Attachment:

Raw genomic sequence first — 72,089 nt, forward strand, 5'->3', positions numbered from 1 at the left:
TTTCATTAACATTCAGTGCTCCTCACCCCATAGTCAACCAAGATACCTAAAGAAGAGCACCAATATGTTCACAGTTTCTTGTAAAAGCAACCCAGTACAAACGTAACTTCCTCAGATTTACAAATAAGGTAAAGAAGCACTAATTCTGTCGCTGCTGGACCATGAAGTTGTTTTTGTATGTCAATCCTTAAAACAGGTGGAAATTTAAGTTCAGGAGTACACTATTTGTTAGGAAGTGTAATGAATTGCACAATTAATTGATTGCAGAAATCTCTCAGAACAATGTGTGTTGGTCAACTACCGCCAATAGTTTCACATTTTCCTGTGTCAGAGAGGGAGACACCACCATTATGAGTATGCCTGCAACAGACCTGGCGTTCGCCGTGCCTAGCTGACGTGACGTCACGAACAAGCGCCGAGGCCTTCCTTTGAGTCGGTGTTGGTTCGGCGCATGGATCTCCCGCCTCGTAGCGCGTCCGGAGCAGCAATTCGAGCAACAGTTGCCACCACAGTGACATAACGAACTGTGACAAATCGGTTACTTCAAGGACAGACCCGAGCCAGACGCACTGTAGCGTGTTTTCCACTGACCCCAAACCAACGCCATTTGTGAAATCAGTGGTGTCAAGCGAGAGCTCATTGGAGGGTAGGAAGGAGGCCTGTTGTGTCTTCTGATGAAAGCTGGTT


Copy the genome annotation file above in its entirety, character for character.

Raw genomic sequence first — 72,089 nt, forward strand, 5'->3', positions numbered from 1 at the left:
TTTCATTAACATTCAGTGCTCCTCACCCCATAGTCAACCAAGATACCTAAAGAAGAGCACCAATATGTTCACAGTTTCTTGTAAAAGCAACCCAGTACAAACGTAACTTCCTCAGATTTACAAATAAGGTAAAGAAGCACTAATTCTGTCGCTGCTGGACCATGAAGTTGTTTTTGTATGTCAATCCTTAAAACAGGTGGAAATTTAAGTTCAGGAGTACACTATTTGTTAGGAAGTGTAATGAATTGCACAATTAATTGATTGCAGAAATCTCTCAGAACAATGTGTGTTGGTCAACTACCGCCAATAGTTTCACATTTTCCTGTGTCAGAGAGGGAGACACCACCATTATGAGTATGCCTGCAACAGACCTGGCGTTCGCCGTGCCTAGCTGACGTGACGTCACGAACAAGCGCCGAGGCCTTCCTTTGAGTCGGTGTTGGTTCGGCGCATGGATCTCCCGCCTCGTAGCGCGTCCGGAGCAGCAATTCGAGCAACAGTTGCCACCACAGTGACATAACGAACTGTGACAAATCGGTTACTTCAAGGACAGACCCGAGCCAGACGCACTGTAGCGTGTTTTCCACTGACCCCAAACCAACGCCATTTGTGAAATCAGTGGTGTCAAGCGAGAGCTCATTGGAGGGTAGGAAGGAGGCCTGTTGTGTCTTCTGATGAAAGCTGGTT